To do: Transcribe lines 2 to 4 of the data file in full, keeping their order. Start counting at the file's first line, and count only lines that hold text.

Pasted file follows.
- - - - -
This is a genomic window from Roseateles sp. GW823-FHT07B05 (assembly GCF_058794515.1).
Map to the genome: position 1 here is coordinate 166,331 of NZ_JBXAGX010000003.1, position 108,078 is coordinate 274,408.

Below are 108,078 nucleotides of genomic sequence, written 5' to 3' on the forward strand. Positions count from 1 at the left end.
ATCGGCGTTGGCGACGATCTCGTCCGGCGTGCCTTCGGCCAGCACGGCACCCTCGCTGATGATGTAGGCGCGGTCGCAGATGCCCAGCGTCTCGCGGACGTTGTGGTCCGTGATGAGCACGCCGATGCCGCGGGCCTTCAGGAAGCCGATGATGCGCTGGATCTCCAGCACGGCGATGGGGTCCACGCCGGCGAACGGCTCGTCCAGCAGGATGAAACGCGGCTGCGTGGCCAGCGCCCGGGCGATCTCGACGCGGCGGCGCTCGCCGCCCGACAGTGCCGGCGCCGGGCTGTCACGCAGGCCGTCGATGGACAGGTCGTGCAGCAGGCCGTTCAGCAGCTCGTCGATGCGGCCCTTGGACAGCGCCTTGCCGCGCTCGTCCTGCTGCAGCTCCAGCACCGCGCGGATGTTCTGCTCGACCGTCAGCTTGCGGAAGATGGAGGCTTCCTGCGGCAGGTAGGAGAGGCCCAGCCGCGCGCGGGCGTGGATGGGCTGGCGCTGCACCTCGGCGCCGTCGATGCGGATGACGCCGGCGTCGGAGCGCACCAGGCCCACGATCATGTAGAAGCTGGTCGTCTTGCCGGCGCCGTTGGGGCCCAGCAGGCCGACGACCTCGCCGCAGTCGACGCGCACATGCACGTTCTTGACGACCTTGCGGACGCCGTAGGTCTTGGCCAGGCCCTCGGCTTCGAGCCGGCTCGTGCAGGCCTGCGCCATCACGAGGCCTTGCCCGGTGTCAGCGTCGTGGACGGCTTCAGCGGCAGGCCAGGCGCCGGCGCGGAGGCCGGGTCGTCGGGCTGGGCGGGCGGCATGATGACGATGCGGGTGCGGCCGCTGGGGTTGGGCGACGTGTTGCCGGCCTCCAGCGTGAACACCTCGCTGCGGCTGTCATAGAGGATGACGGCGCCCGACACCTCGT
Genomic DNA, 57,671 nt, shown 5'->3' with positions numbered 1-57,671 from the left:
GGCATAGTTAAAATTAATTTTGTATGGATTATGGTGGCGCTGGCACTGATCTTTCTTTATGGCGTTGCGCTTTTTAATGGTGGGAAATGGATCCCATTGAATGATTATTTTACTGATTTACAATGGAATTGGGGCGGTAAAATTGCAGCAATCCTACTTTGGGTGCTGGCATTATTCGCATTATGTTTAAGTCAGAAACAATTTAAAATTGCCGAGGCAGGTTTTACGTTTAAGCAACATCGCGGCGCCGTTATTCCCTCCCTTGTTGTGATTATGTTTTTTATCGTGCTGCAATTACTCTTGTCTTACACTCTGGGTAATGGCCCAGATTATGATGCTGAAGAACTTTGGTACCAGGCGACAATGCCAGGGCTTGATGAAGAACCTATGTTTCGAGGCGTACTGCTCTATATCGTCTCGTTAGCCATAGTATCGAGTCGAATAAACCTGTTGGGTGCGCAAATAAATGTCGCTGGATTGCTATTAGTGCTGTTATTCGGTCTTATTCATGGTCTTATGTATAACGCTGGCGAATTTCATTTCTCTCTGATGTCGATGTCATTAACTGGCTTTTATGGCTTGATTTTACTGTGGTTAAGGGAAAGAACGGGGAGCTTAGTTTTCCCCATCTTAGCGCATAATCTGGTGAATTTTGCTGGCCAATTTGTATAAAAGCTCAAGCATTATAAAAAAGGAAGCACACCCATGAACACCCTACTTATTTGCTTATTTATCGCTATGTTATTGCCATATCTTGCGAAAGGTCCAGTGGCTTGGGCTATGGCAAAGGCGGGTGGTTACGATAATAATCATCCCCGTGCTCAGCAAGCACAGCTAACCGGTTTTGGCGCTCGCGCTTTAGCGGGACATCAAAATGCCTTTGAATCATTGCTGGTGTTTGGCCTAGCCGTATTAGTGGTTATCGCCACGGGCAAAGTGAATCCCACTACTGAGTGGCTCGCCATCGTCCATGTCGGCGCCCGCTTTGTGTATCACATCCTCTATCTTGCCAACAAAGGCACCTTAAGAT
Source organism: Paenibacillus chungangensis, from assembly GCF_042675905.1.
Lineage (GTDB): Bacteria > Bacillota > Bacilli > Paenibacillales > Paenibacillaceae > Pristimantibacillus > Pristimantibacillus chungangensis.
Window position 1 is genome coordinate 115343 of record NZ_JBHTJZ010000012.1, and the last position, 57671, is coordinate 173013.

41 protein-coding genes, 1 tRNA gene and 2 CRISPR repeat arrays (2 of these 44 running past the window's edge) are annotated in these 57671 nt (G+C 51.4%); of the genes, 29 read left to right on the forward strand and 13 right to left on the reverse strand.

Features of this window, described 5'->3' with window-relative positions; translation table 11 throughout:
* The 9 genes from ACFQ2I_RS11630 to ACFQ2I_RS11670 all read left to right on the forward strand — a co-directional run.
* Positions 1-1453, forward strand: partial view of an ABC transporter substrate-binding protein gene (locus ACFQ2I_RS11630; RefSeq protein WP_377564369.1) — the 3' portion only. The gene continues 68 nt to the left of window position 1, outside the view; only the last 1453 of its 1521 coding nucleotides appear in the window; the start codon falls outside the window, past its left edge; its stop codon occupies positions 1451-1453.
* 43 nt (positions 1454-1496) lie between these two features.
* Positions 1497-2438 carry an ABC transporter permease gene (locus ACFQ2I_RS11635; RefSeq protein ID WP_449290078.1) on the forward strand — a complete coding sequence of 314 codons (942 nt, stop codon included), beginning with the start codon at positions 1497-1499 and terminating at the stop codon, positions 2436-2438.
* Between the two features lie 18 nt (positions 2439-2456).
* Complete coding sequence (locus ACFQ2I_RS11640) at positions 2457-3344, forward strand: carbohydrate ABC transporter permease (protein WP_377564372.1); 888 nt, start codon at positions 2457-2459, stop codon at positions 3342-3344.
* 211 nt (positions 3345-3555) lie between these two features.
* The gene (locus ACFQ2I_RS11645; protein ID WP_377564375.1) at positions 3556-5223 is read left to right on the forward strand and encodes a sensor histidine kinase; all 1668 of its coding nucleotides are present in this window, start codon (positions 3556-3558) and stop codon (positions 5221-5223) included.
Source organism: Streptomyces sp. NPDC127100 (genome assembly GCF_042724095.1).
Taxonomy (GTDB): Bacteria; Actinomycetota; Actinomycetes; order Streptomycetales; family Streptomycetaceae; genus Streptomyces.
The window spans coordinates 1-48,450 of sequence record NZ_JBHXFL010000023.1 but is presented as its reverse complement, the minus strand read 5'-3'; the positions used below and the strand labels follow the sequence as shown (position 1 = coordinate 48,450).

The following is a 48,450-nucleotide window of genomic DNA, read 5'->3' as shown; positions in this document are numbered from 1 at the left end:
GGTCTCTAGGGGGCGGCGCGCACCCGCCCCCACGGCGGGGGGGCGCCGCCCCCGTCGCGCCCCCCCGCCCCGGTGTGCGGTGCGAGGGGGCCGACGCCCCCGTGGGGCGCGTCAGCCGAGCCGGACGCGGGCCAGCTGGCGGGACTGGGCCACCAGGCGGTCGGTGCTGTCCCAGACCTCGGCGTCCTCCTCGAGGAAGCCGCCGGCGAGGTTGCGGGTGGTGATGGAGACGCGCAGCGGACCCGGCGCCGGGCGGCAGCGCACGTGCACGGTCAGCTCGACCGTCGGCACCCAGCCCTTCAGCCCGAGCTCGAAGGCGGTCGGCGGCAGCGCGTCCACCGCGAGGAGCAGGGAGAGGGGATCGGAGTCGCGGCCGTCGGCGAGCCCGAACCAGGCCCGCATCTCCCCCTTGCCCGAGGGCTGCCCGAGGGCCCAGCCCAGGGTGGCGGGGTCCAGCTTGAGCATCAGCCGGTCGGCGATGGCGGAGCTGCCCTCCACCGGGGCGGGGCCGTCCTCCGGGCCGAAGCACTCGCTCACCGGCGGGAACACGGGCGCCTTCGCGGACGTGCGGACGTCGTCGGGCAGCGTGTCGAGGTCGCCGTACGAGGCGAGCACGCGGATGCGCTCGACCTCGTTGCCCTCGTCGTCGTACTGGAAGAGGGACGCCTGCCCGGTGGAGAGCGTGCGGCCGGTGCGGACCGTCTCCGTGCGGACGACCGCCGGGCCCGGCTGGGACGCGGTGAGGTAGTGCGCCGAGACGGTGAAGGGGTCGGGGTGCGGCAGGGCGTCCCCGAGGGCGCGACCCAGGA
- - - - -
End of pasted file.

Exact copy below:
Map to the genome: position 1 here is coordinate 166,331 of NZ_JBXAGX010000003.1, position 108,078 is coordinate 274,408.

Below are 108,078 nucleotides of genomic sequence, written 5' to 3' on the forward strand. Positions count from 1 at the left end.
ATCGGCGTTGGCGACGATCTCGTCCGGCGTGCCTTCGGCCAGCACGGCACCCTCGCTGATGATGTAGGCGCGGTCGCAGATGCCCAGCGTCTCGCGGACGTTGTGGTCCGTGATGAGCACGCCGATGCCGCGGGCCTTCAGGAAGCCGATGATGCGCTGGATCTCCAGCACGGCGATGGGGTCCACGCCGGCGAACGGCTCGTCCAGCAGGATGAAACGCGGCTGCGTGGCCAGCGCCCGGGCGATCTCGACGCGGCGGCGCTCGCCGCCCGACAGTGCCGGCGCCGGGCTGTCACGCAGGCCGTCGATGGACAGGTCGTGCAGCAGGCCGTTCAGCAGCTCGTCGATGCGGCCCTTGGACAGCGCCTTGCCGCGCTCGTCCTGCTGCAGCTCCAGCACCGCGCGGATGTTCTGCTCGACCGTCAGCTTGCGGAAGATGGAGGCTTCCTGCGGCAGGTAGGAGAGGCCCAGCCGCGCGCGGGCGTGGATGGGCTGGCGCTGCACCTCGGCGCCGTCGATGCGGATGACGCCGGCGTCGGAGCGCACCAGGCCCACGATCATGTAGAAGCTGGTCGTCTTGCCGGCGCCGTTGGGGCCCAGCAGGCCGACGACCTCGCCGCAGTCGACGCGCACATGCACGTTCTTGACGACCTTGCGGACGCCGTAGGTCTTGGCCAGGCCCTCGGCTTCGAGCCGGCTCGTGCAGGCCTGCGCCATCACGAGGCCTTGCCCGGTGTCAGCGTCGTGGACGGCTTCAGCGGCAGGCCAGGCGCCGGCGCGGAGGCCGGGTCGTCGGGCTGGGCGGGCGGCATGATGACGATGCGGGTGCGGCCGCTGGGGTTGGGCGACGTGTTGCCGGCCTCCAGCGTGAACACCTCGCTGCGGCTGTCATAGAGGATGACGGCGCCCGACACCTCGT